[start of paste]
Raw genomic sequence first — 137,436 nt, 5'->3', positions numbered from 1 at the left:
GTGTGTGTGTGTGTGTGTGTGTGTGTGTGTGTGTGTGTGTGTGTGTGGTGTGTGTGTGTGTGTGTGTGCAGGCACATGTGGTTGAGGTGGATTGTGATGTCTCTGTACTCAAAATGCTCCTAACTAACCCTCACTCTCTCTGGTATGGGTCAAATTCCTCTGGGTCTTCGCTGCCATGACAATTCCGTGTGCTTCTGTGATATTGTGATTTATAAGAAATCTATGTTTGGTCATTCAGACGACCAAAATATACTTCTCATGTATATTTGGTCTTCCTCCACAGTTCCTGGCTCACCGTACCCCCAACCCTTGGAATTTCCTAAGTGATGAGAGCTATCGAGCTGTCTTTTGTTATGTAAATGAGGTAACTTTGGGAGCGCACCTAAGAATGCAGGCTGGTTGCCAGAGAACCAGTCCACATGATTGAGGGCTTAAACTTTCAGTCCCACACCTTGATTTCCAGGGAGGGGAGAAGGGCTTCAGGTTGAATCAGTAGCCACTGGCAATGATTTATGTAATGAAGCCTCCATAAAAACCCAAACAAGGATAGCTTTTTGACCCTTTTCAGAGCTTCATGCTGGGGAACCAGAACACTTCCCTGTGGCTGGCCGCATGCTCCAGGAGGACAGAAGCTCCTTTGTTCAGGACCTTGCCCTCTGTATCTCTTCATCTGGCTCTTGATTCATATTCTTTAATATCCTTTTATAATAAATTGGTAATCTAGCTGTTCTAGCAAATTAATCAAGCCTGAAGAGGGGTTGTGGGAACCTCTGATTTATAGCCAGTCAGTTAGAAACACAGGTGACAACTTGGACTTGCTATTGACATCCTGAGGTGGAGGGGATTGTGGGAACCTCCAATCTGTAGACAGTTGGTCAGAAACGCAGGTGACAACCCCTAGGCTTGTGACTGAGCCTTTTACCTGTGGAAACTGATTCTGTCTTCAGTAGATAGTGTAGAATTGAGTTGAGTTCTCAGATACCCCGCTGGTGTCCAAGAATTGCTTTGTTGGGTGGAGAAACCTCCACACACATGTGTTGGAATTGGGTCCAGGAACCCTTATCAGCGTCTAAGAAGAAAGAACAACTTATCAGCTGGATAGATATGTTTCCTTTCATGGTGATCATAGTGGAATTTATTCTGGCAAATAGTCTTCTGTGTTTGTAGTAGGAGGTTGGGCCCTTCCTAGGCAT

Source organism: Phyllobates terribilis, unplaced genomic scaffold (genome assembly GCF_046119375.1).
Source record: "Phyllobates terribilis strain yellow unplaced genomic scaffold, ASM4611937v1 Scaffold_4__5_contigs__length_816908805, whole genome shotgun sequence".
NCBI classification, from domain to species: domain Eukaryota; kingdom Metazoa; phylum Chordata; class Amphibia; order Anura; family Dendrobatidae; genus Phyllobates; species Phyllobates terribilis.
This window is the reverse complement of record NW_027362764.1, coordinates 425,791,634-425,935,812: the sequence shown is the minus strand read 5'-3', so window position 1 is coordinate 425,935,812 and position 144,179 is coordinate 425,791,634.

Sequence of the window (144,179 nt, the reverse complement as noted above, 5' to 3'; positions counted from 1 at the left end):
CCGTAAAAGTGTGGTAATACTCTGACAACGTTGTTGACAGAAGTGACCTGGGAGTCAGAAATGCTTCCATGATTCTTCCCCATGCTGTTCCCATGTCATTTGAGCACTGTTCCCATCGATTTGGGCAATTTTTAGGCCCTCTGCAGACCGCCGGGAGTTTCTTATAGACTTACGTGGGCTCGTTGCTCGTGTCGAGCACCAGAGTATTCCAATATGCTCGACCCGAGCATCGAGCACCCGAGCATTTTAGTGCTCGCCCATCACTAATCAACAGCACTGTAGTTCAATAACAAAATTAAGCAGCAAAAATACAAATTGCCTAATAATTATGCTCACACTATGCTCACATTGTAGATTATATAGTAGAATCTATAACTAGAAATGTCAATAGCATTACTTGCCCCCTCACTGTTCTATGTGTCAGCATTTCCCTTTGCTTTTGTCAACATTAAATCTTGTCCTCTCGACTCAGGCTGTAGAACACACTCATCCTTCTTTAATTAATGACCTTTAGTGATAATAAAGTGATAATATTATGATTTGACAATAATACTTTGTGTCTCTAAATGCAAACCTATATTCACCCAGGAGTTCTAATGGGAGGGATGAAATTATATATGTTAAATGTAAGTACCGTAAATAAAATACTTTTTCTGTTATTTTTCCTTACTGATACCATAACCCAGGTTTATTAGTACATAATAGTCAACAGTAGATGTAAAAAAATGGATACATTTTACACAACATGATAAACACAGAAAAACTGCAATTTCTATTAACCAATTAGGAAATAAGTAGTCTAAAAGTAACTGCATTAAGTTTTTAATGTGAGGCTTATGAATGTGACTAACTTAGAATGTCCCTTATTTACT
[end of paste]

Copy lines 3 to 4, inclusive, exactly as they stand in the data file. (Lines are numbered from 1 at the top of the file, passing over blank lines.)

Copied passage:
Source organism: Phyllobates terribilis, unplaced genomic scaffold (genome assembly GCF_046119375.1).
Source record: "Phyllobates terribilis strain yellow unplaced genomic scaffold, ASM4611937v1 Scaffold_4__5_contigs__length_816908805, whole genome shotgun sequence".